A CEOF analysis showed that over 90% of the SSH variance of the filtered data was explained by just four CEOF modes. Over half (59.5%) of the variance was contained in the first CEOF mode, the spatial phase angle of which corresponds closely with the varying phase speeds measured using Hovmöller plots and time-lagged correlations. The spatial amplitude of the first CEOF was greater along the south coast than on the east coast, but there were no abrupt changes in amplitude which align with any specific topographical features, such as the very narrow shelf at Portland, the absent slope into deep water through Bass Strait, or the sharp changes of coastal orientation in the south-west and south-east.
 The role of surface wind forcing was investigated, to determine whether the SSH anomalies moving through Bass Strait and onto the east coast were caused by a direct response of the ocean surface to the changing wind field associated with mobile weather systems, rather than by freely propagating CTWs. Although some examples were found where this could be the case, numerous other situations are found where CTWs propagate through Bass Strait in the absence of favorable wind forcing, and conversely where the wind forcing was favorable but no CTW response was seen.
 We conclude that the majority of the SSH variance seen at CTW frequencies propagates as continuous features between the south-west and north-east corners of the Australian coast, and although modulated in amplitude, phase speed, and wavelength by the shelf width, it is unaffected by the sharply changing coastline orientation, shallow Bass Strait, or wind forcing regions.
 Future work will investigate CTW propagation on the southern continental shelf of Tasmania, which provides an alternative to the Bass Strait as a route to the east coast, and will attempt to detect CTW features along the shelf break. A further area of future investigation will be the change in the distribution of spectral power with frequency between the south and east coasts, which is evident from Figure 6. In investigating the nature of this transfer function, the total volume of the SSH anomaly is expected to prove a more useful measure than the SSH alone, since in this way, changes in CTW shape and propagation speed may be accounted for.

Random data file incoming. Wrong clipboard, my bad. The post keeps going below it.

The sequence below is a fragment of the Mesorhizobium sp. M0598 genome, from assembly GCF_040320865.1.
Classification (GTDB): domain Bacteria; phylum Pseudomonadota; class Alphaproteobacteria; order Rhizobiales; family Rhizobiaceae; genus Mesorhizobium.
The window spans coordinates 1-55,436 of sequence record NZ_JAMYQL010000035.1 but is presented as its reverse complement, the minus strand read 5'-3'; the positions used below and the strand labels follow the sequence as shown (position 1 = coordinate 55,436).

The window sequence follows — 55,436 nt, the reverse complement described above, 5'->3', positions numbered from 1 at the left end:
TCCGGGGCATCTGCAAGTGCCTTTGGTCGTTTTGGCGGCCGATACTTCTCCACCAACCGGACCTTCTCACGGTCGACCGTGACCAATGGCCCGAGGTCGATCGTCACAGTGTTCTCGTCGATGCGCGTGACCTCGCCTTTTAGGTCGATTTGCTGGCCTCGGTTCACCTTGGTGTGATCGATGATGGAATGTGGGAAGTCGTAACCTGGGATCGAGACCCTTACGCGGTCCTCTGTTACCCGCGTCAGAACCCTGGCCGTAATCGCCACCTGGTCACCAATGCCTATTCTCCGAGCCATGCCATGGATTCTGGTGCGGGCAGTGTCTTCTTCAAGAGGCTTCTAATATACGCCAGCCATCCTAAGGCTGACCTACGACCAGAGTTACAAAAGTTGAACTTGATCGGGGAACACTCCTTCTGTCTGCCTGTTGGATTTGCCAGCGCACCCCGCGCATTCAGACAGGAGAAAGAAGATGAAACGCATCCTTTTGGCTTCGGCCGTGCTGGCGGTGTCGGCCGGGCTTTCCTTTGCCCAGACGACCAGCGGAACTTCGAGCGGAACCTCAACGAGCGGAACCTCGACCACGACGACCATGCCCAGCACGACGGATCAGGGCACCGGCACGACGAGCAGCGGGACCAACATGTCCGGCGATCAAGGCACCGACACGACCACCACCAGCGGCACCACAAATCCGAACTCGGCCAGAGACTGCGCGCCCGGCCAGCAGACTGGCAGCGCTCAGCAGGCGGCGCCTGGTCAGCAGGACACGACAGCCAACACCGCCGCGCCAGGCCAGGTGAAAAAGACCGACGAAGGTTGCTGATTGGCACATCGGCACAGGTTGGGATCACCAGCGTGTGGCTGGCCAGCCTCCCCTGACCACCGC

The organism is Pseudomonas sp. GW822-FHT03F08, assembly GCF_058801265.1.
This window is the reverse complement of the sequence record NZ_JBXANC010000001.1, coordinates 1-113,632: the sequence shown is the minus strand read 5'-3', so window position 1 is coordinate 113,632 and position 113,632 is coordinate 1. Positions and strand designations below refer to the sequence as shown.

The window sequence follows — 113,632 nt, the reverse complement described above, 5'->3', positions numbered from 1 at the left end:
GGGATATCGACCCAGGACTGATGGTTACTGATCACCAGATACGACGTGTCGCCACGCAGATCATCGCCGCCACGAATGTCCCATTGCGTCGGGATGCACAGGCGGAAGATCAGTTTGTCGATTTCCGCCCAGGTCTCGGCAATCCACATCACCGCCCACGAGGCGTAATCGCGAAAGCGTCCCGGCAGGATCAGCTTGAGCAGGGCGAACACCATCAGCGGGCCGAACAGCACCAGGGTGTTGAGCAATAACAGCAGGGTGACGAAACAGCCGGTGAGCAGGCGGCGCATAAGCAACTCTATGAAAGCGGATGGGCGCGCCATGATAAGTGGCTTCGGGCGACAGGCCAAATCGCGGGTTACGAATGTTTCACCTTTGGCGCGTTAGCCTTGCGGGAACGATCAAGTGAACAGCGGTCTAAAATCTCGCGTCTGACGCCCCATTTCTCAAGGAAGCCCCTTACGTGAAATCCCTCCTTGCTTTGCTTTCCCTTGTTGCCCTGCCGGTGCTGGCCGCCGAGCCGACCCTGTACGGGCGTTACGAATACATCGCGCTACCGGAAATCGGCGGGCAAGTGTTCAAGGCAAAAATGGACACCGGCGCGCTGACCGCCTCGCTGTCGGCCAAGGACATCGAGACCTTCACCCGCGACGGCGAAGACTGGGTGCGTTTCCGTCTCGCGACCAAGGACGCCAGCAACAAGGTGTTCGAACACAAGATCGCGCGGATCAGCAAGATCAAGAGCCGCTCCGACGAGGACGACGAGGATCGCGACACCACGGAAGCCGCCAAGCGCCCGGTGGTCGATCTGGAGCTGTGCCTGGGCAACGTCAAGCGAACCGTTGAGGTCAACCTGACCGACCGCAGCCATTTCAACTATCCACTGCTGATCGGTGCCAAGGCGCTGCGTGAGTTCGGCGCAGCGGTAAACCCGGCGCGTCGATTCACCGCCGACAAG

Other lines of future enquiry are also suggested. The baroclinic nature of CTWs could be investigated through their signature in the current field, for example, using current meter observations. This could be particularly profitable along the Tasman Sea coast, where the East Australian Current might be expected to play a role. The study of a longer time series might also provide insights into the intraseasonal and interannual variability of CTWs, due to seasonal stratification and longer-term variations in the wind field. Extension of the study to the west coast of Australia is also suggested, as is the use of higher-resolution models, which represent the bottom topography in a more detailed manner.
 Bluelink ocean data products were provided by the Commonwealth Scientific and Industrial Research Organisation (CSIRO) and Bureau of Meteorology. Bluelink is a collaboration involving CSIRO, the Commonwealth Bureau of Meteorology, and the Royal Australian Navy. Tide gauge observations were provided by the Bureau of Meteorology's National Tidal Centre, as part of the “Australian Baseline Sea-Level Monitoring Project.” Robert Woodham wishes to gratefully acknowledge the support for this work provided by the Royal Australian Navy, through the “Postgraduate Study at the Australian Defence Force Academy” scheme. Andrew Kiss's (UNSW Canberra) participation in early discussions related to this work is gratefully acknowledged.